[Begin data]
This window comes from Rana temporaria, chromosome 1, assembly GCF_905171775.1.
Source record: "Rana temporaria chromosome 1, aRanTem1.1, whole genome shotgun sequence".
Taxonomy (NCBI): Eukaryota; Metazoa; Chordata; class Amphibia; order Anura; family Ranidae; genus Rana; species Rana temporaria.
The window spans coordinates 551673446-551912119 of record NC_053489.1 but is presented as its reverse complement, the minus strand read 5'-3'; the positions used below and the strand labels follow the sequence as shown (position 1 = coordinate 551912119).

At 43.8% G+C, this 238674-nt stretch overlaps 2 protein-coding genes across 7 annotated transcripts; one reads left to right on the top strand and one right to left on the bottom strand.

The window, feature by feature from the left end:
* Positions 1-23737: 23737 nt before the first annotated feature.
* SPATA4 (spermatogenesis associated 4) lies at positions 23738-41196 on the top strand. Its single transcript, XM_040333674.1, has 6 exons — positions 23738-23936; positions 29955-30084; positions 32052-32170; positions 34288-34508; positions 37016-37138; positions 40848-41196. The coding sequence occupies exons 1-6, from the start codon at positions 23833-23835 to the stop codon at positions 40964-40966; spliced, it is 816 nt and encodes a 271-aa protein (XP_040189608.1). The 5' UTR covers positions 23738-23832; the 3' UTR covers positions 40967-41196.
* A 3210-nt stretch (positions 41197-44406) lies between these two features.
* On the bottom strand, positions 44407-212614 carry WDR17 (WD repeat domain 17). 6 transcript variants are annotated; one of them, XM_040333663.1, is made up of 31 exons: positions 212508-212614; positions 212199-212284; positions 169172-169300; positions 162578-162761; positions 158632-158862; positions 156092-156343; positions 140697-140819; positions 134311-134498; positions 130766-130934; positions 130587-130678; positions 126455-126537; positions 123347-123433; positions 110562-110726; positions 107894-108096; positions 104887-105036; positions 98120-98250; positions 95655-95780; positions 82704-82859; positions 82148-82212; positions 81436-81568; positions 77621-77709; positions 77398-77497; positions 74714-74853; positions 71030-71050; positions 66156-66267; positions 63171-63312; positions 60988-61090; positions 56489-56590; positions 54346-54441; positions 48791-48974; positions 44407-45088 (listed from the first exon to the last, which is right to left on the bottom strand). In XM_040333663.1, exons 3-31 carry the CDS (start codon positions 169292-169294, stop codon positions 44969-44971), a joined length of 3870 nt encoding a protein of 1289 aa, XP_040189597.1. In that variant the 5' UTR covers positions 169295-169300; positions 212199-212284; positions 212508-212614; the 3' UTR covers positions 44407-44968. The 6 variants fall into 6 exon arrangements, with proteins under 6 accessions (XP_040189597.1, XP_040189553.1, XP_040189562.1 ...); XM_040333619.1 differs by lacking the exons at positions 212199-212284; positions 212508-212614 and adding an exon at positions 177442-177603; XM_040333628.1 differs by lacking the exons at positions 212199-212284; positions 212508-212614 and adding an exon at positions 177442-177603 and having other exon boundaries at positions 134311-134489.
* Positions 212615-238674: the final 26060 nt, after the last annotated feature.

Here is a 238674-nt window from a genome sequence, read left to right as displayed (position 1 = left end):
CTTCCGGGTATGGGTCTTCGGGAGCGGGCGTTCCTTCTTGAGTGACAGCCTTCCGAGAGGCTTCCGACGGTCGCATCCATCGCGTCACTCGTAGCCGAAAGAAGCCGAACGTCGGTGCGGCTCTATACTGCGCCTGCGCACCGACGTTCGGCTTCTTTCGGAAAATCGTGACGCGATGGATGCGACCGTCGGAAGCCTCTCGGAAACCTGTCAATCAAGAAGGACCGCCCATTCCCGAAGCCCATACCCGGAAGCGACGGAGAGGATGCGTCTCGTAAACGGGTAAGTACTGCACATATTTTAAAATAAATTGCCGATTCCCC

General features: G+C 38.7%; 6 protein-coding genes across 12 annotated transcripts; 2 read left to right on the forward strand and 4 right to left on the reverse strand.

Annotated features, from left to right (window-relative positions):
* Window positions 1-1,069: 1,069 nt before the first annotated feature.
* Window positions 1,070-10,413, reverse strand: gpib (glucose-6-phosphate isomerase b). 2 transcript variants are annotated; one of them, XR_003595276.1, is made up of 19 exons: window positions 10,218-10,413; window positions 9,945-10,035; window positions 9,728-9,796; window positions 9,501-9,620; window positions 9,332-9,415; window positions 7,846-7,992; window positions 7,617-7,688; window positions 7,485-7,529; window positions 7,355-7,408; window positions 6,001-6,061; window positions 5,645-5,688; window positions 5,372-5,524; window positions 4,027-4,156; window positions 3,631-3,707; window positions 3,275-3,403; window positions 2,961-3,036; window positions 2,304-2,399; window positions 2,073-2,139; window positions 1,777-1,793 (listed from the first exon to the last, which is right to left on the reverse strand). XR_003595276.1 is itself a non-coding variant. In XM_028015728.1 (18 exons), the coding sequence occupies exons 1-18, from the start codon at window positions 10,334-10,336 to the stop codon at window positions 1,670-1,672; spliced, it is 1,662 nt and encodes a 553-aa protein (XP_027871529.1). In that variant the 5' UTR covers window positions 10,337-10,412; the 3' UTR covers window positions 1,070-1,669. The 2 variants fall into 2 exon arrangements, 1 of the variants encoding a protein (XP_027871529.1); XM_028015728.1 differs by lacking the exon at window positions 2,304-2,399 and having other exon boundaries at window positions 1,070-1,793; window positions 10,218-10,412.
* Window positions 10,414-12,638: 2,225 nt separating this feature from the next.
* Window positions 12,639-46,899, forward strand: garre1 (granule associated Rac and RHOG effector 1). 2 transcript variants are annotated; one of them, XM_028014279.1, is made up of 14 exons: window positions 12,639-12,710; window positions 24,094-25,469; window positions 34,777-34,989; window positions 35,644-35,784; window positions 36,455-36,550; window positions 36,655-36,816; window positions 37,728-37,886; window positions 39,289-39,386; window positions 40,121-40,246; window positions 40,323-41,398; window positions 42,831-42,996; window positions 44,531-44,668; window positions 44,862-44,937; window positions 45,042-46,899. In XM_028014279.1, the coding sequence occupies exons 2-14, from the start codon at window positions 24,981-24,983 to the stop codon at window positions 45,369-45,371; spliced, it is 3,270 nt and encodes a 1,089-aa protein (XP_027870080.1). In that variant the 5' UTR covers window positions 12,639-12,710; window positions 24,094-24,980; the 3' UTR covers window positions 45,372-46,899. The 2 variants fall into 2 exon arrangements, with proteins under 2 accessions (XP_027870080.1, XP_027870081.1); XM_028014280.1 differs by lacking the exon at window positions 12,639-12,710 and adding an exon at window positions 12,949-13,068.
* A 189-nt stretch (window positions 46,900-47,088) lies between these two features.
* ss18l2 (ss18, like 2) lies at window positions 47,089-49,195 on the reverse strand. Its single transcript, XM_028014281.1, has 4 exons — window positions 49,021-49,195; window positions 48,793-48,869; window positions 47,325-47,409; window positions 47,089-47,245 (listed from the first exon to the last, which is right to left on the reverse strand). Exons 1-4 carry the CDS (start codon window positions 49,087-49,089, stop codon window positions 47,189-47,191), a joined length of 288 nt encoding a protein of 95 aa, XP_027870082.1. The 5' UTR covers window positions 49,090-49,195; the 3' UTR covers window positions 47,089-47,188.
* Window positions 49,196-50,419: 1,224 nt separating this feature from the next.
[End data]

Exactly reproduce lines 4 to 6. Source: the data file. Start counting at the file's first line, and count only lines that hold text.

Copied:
The window spans coordinates 551673446-551912119 of record NC_053489.1 but is presented as its reverse complement, the minus strand read 5'-3'; the positions used below and the strand labels follow the sequence as shown (position 1 = coordinate 551912119).

At 43.8% G+C, this 238674-nt stretch overlaps 2 protein-coding genes across 7 annotated transcripts; one reads left to right on the top strand and one right to left on the bottom strand.

The window, feature by feature from the left end: